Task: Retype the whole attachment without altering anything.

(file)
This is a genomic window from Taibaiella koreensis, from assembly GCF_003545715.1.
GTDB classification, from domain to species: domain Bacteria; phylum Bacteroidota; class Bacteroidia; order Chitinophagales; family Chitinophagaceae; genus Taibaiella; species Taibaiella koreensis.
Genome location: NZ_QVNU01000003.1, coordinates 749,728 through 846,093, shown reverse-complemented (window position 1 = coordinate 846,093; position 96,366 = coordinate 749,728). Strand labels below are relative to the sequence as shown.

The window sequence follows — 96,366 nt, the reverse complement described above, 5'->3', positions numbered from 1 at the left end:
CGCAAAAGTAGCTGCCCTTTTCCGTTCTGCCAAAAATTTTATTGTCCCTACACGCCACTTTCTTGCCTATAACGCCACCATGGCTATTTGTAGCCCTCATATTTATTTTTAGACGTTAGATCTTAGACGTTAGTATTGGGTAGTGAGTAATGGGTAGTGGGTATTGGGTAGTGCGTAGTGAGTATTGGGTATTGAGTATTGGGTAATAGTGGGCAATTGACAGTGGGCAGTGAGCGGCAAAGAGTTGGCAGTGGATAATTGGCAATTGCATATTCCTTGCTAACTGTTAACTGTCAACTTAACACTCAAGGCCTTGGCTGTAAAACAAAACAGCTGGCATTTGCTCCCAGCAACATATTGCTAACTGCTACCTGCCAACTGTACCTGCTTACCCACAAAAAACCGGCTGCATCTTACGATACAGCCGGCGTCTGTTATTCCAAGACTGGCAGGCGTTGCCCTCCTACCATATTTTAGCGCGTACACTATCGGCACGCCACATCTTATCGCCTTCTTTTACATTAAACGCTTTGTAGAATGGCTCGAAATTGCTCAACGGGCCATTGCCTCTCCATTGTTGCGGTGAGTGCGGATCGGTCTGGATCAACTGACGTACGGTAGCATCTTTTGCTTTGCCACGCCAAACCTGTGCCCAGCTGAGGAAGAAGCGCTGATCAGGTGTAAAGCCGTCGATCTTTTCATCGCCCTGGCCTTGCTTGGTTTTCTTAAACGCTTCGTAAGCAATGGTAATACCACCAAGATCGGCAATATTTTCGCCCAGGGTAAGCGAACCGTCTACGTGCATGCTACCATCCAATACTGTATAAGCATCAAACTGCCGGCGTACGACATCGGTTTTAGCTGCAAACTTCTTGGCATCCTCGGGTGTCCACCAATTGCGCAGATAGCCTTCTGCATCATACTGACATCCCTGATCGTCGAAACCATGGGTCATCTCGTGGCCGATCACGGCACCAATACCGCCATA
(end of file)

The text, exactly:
This is a genomic window from Taibaiella koreensis, from assembly GCF_003545715.1.
GTDB classification, from domain to species: domain Bacteria; phylum Bacteroidota; class Bacteroidia; order Chitinophagales; family Chitinophagaceae; genus Taibaiella; species Taibaiella koreensis.
Genome location: NZ_QVNU01000003.1, coordinates 749,728 through 846,093, shown reverse-complemented (window position 1 = coordinate 846,093; position 96,366 = coordinate 749,728). Strand labels below are relative to the sequence as shown.

The window sequence follows — 96,366 nt, the reverse complement described above, 5'->3', positions numbered from 1 at the left end:
CGCAAAAGTAGCTGCCCTTTTCCGTTCTGCCAAAAATTTTATTGTCCCTACACGCCACTTTCTTGCCTATAACGCCACCATGGCTATTTGTAGCCCTCATATTTATTTTTAGACGTTAGATCTTAGACGTTAGTATTGGGTAGTGAGTAATGGGTAGTGGGTATTGGGTAGTGCGTAGTGAGTATTGGGTATTGAGTATTGGGTAATAGTGGGCAATTGACAGTGGGCAGTGAGCGGCAAAGAGTTGGCAGTGGATAATTGGCAATTGCATATTCCTTGCTAACTGTTAACTGTCAACTTAACACTCAAGGCCTTGGCTGTAAAACAAAACAGCTGGCATTTGCTCCCAGCAACATATTGCTAACTGCTACCTGCCAACTGTACCTGCTTACCCACAAAAAACCGGCTGCATCTTACGATACAGCCGGCGTCTGTTATTCCAAGACTGGCAGGCGTTGCCCTCCTACCATATTTTAGCGCGTACACTATCGGCACGCCACATCTTATCGCCTTCTTTTACATTAAACGCTTTGTAGAATGGCTCGAAATTGCTCAACGGGCCATTGCCTCTCCATTGTTGCGGTGAGTGCGGATCGGTCTGGATCAACTGACGTACGGTAGCATCTTTTGCTTTGCCACGCCAAACCTGTGCCCAGCTGAGGAAGAAGCGCTGATCAGGTGTAAAGCCGTCGATCTTTTCATCGCCCTGGCCTTGCTTGGTTTTCTTAAACGCTTCGTAAGCAATGGTAATACCACCAAGATCGGCAATATTTTCGCCCAGGGTAAGCGAACCGTCTACGTGCATGCTACCATCCAATACTGTATAAGCATCAAACTGCCGGCGTACGACATCGGTTTTAGCTGCAAACTTCTTGGCATCCTCGGGTGTCCACCAATTGCGCAGATAGCCTTCTGCATCATACTGACATCCCTGATCGTCGAAACCATGGGTCATCTCGTGGCCGATCACGGCACCAATACCGCCATA